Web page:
X-ray crystallography is the main technique she uses to analyse proteins.
''You crystallise the protein you're interested in, shoot X-rays at it, capture images of the X-rays diffracted by the crystal, and from that build up a three-dimensional picture of the protein.''
Bioluminescence is the ability to use proteins and chemicals within the body to produce light.
Many different types of creatures produce light, and ''only a small handful of these creatures have been studied in great detail''.
Her interest in the firefly squid arose from earlier background reading about bioluminescence.
A paper about the Japanese squid had caught her eye ''because they were totally different from the other creatures studied so far'' and their apparent use of protein crystals to make light.
Born in Hamilton, Dr Sharpe grew up mostly in Dunedin and attended Queen's High School.
After finishing a BSc (Hons) in biochemistry at Otago University in 1999, she spent two years writing about clinical trials of drugs, but then decided to go back to the lab and undertook her PhD research in Auckland, examining the structure of proteins from tuberculosis.
Later, after living in London for several years, she returned to Dunedin to live in 2007.
She had returned to Otago University on a postgraduate scholarship, initially to study the bioluminescent protein in the New Zealand glowworm.
As a youngster she had earlier had ''vague ideas of being a pilot or a doctor''.
''It wasn't until I reached university that I discovered biochemistry and realised how much fun it could be working out how creatures work''.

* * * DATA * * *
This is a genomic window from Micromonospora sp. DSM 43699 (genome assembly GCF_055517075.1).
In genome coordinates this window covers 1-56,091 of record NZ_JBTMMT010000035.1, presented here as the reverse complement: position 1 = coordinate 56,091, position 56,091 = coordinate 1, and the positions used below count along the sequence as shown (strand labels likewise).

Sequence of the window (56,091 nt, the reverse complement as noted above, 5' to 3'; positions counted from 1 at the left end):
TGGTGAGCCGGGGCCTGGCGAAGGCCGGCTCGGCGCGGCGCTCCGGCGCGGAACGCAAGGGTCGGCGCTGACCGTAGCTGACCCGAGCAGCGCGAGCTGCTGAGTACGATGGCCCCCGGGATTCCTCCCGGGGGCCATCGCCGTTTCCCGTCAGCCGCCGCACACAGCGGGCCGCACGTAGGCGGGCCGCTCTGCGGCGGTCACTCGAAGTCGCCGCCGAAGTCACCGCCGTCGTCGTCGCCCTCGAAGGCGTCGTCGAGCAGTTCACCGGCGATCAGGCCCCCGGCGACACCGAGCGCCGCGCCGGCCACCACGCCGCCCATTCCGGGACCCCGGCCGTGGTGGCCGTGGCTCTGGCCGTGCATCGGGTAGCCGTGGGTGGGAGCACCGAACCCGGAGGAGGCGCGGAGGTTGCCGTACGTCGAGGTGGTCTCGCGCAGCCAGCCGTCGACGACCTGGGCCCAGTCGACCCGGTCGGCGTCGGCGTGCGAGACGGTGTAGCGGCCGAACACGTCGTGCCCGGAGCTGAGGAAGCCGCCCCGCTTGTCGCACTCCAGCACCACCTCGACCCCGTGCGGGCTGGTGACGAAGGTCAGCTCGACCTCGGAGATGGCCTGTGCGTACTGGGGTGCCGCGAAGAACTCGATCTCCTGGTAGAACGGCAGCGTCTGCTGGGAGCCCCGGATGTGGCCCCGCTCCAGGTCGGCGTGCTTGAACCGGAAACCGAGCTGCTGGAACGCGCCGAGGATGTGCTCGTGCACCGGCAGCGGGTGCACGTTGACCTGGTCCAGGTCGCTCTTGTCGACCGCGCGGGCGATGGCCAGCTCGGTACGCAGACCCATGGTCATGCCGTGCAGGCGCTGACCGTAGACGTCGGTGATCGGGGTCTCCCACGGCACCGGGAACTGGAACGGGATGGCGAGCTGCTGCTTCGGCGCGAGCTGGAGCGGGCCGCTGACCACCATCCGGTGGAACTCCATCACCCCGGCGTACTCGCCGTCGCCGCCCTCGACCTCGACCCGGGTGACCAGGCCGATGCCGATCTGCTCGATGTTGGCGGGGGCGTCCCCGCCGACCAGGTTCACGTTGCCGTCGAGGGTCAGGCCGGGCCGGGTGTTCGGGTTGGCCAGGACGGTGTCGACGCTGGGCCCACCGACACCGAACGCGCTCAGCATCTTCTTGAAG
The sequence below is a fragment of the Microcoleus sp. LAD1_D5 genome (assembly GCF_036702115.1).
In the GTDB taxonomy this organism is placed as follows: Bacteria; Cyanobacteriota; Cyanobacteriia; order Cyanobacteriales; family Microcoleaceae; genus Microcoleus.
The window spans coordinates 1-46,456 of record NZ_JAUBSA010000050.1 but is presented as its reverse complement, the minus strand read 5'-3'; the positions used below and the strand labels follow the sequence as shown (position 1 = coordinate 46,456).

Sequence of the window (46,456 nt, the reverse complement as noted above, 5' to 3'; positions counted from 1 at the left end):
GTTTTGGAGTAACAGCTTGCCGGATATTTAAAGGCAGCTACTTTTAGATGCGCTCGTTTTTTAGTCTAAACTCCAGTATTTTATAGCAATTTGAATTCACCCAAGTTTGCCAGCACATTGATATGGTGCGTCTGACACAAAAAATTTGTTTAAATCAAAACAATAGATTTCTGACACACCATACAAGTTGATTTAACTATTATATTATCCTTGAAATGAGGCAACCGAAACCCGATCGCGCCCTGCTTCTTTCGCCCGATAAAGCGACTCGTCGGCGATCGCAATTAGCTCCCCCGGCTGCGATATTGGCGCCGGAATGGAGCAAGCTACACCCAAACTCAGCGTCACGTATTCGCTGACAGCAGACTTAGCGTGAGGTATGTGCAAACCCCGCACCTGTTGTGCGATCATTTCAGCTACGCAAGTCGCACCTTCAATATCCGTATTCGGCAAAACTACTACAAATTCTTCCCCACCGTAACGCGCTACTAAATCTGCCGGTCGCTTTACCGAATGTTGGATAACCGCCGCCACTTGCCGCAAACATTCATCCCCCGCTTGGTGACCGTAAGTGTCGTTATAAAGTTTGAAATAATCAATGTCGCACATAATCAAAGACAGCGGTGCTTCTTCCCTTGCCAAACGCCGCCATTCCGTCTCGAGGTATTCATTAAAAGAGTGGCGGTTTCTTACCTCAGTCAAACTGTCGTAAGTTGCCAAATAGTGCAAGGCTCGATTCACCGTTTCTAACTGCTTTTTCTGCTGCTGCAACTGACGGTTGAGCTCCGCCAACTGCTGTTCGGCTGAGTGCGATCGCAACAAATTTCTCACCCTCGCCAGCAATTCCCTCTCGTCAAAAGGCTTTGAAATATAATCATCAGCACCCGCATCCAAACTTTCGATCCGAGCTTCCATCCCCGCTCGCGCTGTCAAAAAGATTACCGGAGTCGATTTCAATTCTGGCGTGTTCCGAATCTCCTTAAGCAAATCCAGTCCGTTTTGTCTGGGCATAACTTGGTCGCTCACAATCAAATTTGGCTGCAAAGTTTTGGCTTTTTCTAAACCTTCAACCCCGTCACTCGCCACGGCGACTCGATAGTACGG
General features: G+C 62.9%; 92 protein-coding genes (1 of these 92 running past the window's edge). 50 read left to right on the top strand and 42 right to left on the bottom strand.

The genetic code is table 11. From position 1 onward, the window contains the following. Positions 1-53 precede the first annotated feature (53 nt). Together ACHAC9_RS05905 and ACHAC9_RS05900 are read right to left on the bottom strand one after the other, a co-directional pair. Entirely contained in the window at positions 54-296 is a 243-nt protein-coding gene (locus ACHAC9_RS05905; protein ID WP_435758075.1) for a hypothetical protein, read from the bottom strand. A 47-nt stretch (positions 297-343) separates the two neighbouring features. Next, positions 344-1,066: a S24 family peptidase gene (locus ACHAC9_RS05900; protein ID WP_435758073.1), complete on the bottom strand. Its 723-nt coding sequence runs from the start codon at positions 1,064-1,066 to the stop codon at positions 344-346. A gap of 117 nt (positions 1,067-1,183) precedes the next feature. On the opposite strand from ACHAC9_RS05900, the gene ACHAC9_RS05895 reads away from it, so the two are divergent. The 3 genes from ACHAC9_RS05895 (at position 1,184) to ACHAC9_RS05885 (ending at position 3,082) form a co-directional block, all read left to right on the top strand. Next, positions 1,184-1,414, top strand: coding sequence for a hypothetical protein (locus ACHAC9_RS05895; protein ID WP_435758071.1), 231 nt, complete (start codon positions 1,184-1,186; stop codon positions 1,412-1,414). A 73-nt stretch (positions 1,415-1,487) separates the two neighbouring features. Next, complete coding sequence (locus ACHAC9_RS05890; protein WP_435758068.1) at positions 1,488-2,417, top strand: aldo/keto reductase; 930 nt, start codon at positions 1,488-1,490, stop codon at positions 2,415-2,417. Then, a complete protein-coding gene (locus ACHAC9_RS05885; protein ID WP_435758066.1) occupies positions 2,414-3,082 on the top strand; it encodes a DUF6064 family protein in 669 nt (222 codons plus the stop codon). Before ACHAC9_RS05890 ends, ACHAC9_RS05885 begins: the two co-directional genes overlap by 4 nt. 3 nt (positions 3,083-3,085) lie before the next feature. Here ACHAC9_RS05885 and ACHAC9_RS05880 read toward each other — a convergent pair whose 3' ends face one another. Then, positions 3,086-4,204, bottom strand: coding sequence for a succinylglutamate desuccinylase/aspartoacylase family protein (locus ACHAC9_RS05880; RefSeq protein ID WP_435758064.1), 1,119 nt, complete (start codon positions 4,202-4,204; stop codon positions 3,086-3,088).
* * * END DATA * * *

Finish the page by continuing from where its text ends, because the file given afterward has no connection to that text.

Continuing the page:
And what does she do to relax?
''Since having kids, I mostly spend spare time with the family, and squeeze in a bit of exercise occasionally - running or zumba.''
Dr Sharpe said the glowing microcrystals, even when frozen, were challenging to transport and work on after being removed from the firefly squid.
She is already learning more about the underlying genetics of the glowing microcrystals.
She cannot guarantee that she will be able ''to solve all the questions surrounding the crystals'', but is confident she can ''find out more than was known before''.
Dr Miriam Sharpe, age 37
Occupation: Research Fellow, University of Otago biochemistry department.
Qualifications: PhD, Auckland University.
Work history: Two years working as a medical writer in Auckland, before PhD, then postdoctoral fellowships at the National Institute for Medical Research (London, UK), and Otago University.
Proudest: In science: publishing some of my research in the journal Nature. I solved the structure of a protein called ''EED'', which is involved in epigenetics- mechanisms that turn genes off or on that are not encoded directly in the underlying DNA sequence and can be passed on when cells divide.
THE CHALLENGE: UNDERSTANDING HOW THE JAPANESE FIREFLY SQUID PRODUCES ITS LIGHT, AND HOW THIS MECHANISM CAN BE APPLIED TO MEDICAL RESEARCH.
What is your research about?
I try to find which proteins in a glowing creature are responsible for producing light, and how those proteins work.
Why is it important?
Because it is important to find out how things work, and also these proteins might become useful as tools in other research.
Most interesting aspect of your research?
Finding out what a protein actually looks like, and relating that to how it works.
In what way is it unique?
Although there are a number of people researching creatures that bioluminesce around the world, very few are trying to find out what the proteins involved actually look like.